A slightly blue, arcuate vessel can be seen on the upper lip mucosa. (from Color Atlas of Oral and Maxillofacial Diseases)
Larger arterial vessels normally are found within the deeper connective tissues. However, occasionally a large branch of an artery will extend close to the mucosal surface without a reduction in its diameter—a vascular anomaly known as a caliber-persistent artery. This lesion is seen most frequently in older adults, suggesting that it may represent an age-related phenomenon related to loss of tone within the surrounding connective tissues. Caliber-persistent arteries almost always occur on the lower or upper labial mucosa; some patients may develop lesions on both lips or bilaterally. The lesion appears as a curvilinear or papular elevation that can appear bluish in color. The artery may become less obvious when the lip is stretched. Pulsation may be noted within the vessel, although it may be difficult to feel this pulse through gloved fingers. The lesion is usually asymptomatic, although overlying mucosal ulceration has been reported in a few examples. Because of its benign nature, no treatment is necessary. However, sometimes a biopsy will be performed because the lesion is mistaken for a mucocele or hemangioma. In such instances, significant bleeding may be encountered.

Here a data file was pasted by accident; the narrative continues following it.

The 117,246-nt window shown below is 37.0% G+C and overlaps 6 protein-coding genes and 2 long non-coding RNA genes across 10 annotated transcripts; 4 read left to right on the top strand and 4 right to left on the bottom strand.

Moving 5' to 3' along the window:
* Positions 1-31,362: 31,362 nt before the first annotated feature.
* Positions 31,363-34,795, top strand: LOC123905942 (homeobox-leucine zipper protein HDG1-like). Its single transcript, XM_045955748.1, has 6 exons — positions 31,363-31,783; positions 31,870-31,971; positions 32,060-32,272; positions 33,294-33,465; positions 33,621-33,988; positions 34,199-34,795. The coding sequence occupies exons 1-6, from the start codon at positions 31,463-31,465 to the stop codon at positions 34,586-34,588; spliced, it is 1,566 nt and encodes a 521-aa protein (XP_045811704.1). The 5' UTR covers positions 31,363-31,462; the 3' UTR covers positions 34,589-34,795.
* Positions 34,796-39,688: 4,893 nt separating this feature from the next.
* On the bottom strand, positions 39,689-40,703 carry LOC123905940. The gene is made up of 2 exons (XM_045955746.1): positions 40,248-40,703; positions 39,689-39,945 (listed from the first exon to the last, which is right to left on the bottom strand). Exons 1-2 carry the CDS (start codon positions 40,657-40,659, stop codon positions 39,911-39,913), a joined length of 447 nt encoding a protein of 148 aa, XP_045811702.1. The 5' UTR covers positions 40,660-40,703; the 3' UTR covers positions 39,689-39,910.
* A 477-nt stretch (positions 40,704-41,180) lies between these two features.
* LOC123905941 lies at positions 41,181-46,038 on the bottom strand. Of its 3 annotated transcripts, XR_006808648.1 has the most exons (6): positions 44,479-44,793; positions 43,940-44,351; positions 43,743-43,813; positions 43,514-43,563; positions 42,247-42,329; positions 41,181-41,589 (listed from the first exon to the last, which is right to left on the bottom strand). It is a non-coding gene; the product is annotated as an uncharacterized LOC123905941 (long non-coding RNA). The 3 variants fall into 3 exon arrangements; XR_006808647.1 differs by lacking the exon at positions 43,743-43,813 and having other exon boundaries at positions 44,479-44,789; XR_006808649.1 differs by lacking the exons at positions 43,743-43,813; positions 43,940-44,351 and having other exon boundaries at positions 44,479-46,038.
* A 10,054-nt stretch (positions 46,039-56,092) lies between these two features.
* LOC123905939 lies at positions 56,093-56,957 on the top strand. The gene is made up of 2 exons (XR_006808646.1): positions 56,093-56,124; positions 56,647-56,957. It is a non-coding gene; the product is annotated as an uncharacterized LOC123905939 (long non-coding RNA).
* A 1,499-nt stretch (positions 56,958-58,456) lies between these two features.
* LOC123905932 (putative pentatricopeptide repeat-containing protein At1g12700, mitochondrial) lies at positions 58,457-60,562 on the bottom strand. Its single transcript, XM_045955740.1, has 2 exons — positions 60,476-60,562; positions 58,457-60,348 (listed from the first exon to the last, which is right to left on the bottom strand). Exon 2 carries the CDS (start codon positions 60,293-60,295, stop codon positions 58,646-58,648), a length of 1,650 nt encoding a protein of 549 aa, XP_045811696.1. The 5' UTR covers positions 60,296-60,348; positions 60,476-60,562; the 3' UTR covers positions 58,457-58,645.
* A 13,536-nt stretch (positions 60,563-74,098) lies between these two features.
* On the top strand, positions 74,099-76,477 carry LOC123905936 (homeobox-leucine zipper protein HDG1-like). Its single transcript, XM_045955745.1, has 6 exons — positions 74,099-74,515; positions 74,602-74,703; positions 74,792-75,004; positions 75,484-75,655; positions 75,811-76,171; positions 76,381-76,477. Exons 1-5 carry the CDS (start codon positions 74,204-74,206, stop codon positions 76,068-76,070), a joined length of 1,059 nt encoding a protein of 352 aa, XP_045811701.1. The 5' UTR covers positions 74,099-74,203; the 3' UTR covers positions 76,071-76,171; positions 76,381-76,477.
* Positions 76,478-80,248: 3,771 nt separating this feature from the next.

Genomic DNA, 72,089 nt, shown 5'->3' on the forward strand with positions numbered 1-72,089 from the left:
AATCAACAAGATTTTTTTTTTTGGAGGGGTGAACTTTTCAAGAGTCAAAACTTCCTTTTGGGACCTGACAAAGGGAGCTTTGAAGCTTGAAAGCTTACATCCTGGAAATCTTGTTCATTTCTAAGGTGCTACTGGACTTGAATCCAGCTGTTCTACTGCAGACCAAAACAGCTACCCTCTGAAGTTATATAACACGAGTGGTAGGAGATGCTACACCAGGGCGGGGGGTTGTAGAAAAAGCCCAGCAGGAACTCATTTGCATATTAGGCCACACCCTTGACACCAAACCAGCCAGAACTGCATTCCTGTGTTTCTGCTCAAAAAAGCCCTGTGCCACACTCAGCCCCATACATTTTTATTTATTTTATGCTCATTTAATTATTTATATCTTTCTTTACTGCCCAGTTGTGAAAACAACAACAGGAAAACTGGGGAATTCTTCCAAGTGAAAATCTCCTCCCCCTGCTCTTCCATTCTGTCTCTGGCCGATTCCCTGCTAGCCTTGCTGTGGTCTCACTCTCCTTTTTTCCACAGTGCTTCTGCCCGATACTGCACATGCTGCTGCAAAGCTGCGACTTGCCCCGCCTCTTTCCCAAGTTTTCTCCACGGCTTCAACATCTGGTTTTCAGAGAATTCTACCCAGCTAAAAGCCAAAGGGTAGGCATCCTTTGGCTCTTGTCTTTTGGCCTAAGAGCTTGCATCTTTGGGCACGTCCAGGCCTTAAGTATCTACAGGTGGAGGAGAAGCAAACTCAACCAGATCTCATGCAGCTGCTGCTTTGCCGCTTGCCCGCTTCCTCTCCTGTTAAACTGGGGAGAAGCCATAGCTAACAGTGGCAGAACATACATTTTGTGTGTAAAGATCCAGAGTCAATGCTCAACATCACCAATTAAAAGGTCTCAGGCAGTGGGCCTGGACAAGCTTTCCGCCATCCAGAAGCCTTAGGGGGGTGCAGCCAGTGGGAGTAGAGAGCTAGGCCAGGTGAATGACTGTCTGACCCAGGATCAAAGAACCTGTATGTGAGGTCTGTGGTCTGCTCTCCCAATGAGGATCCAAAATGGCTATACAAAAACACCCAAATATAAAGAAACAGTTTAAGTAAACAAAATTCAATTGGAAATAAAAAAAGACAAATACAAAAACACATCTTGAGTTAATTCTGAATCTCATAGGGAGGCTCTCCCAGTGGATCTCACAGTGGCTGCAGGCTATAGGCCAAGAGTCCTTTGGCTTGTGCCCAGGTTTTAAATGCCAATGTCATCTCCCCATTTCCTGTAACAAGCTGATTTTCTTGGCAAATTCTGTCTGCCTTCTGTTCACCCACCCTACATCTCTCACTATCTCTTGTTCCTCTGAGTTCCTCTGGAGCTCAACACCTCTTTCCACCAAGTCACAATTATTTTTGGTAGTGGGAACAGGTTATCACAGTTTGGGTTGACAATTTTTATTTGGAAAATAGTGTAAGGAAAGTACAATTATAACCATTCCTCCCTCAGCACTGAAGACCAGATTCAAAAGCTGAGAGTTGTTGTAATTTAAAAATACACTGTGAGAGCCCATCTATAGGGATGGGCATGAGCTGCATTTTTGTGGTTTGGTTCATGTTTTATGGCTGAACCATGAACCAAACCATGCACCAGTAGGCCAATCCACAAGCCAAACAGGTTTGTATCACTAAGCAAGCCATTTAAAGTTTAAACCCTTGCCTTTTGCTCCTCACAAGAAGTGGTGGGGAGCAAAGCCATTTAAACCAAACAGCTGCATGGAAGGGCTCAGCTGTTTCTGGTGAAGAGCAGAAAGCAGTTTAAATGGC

发生在唇部的Caliber-persistent artery有人译作“唇恒径动脉”，类似的血管病变除了caliber-persistent artery，还有静脉湖（静脉曲张——varicosity or varix）和动静脉畸形，发生于唇部的化脓性肉芽肿内部亦可见到较多毛细血管增生。